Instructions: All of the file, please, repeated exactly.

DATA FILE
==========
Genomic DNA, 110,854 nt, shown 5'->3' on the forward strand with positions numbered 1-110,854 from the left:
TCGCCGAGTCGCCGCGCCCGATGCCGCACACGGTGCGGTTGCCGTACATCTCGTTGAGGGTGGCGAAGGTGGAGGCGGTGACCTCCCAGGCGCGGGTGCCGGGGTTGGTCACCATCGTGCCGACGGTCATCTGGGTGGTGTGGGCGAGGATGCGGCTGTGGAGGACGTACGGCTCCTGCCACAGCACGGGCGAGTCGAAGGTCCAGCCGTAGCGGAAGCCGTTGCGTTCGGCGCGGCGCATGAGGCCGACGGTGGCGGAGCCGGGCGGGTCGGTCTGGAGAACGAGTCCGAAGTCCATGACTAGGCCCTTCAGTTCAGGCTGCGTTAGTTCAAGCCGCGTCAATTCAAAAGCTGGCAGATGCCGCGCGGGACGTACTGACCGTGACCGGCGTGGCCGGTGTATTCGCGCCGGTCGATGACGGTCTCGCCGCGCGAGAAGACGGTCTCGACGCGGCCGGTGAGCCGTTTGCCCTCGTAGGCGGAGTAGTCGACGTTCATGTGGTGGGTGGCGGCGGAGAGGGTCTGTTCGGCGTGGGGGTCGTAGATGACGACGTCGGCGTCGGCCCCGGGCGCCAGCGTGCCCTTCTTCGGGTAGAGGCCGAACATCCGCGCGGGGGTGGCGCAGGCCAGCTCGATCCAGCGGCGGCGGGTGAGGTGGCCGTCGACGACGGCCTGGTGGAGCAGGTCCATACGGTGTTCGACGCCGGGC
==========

Genomic DNA, 110,854 nt, shown 5'->3' on the forward strand with positions numbered 1-110,854 from the left:
TCGCCGAGTCGCCGCGCCCGATGCCGCACACGGTGCGGTTGCCGTACATCTCGTTGAGGGTGGCGAAGGTGGAGGCGGTGACCTCCCAGGCGCGGGTGCCGGGGTTGGTCACCATCGTGCCGACGGTCATCTGGGTGGTGTGGGCGAGGATGCGGCTGTGGAGGACGTACGGCTCCTGCCACAGCACGGGCGAGTCGAAGGTCCAGCCGTAGCGGAAGCCGTTGCGTTCGGCGCGGCGCATGAGGCCGACGGTGGCGGAGCCGGGCGGGTCGGTCTGGAGAACGAGTCCGAAGTCCATGACTAGGCCCTTCAGTTCAGGCTGCGTTAGTTCAAGCCGCGTCAATTCAAAAGCTGGCAGATGCCGCGCGGGACGTACTGACCGTGACCGGCGTGGCCGGTGTATTCGCGCCGGTCGATGACGGTCTCGCCGCGCGAGAAGACGGTCTCGACGCGGCCGGTGAGCCGTTTGCCCTCGTAGGCGGAGTAGTCGACGTTCATGTGGTGGGTGGCGGCGGAGAGGGTCTGTTCGGCGTGGGGGTCGTAGATGACGACGTCGGCGTCGGCCCCGGGCGCCAGCGTGCCCTTCTTCGGGTAGAGGCCGAACATCCGCGCGGGGGTGGCGCAGGCCAGCTCGATCCAGCGGCGGCGGGTGAGGTGGCCGTCGACGACGGCCTGGTGGAGCAGGTCCATACGGTGTTCGACGCCGGGC